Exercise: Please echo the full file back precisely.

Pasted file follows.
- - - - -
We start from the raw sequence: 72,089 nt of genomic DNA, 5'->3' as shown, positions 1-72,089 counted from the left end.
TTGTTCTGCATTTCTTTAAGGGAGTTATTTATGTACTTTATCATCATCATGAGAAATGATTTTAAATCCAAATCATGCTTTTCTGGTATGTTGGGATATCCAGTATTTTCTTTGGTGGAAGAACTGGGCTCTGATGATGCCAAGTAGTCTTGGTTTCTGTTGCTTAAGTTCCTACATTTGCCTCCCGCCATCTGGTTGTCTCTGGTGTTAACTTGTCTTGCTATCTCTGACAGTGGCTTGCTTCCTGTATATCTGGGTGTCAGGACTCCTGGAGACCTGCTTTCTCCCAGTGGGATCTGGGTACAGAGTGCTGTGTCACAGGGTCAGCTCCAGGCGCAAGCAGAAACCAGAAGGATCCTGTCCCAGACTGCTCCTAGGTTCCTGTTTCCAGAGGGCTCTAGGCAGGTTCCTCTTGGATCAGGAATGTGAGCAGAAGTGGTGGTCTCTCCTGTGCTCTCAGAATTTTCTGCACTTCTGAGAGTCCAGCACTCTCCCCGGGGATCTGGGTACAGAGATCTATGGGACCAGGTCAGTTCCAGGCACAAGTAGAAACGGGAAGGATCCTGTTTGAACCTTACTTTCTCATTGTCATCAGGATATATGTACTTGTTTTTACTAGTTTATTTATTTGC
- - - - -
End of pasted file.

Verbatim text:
We start from the raw sequence: 72,089 nt of genomic DNA, 5'->3' as shown, positions 1-72,089 counted from the left end.
TTGTTCTGCATTTCTTTAAGGGAGTTATTTATGTACTTTATCATCATCATGAGAAATGATTTTAAATCCAAATCATGCTTTTCTGGTATGTTGGGATATCCAGTATTTTCTTTGGTGGAAGAACTGGGCTCTGATGATGCCAAGTAGTCTTGGTTTCTGTTGCTTAAGTTCCTACATTTGCCTCCCGCCATCTGGTTGTCTCTGGTGTTAACTTGTCTTGCTATCTCTGACAGTGGCTTGCTTCCTGTATATCTGGGTGTCAGGACTCCTGGAGACCTGCTTTCTCCCAGTGGGATCTGGGTACAGAGTGCTGTGTCACAGGGTCAGCTCCAGGCGCAAGCAGAAACCAGAAGGATCCTGTCCCAGACTGCTCCTAGGTTCCTGTTTCCAGAGGGCTCTAGGCAGGTTCCTCTTGGATCAGGAATGTGAGCAGAAGTGGTGGTCTCTCCTGTGCTCTCAGAATTTTCTGCACTTCTGAGAGTCCAGCACTCTCCCCGGGGATCTGGGTACAGAGATCTATGGGACCAGGTCAGTTCCAGGCACAAGTAGAAACGGGAAGGATCCTGTTTGAACCTTACTTTCTCATTGTCATCAGGATATATGTACTTGTTTTTACTAGTTTATTTATTTGC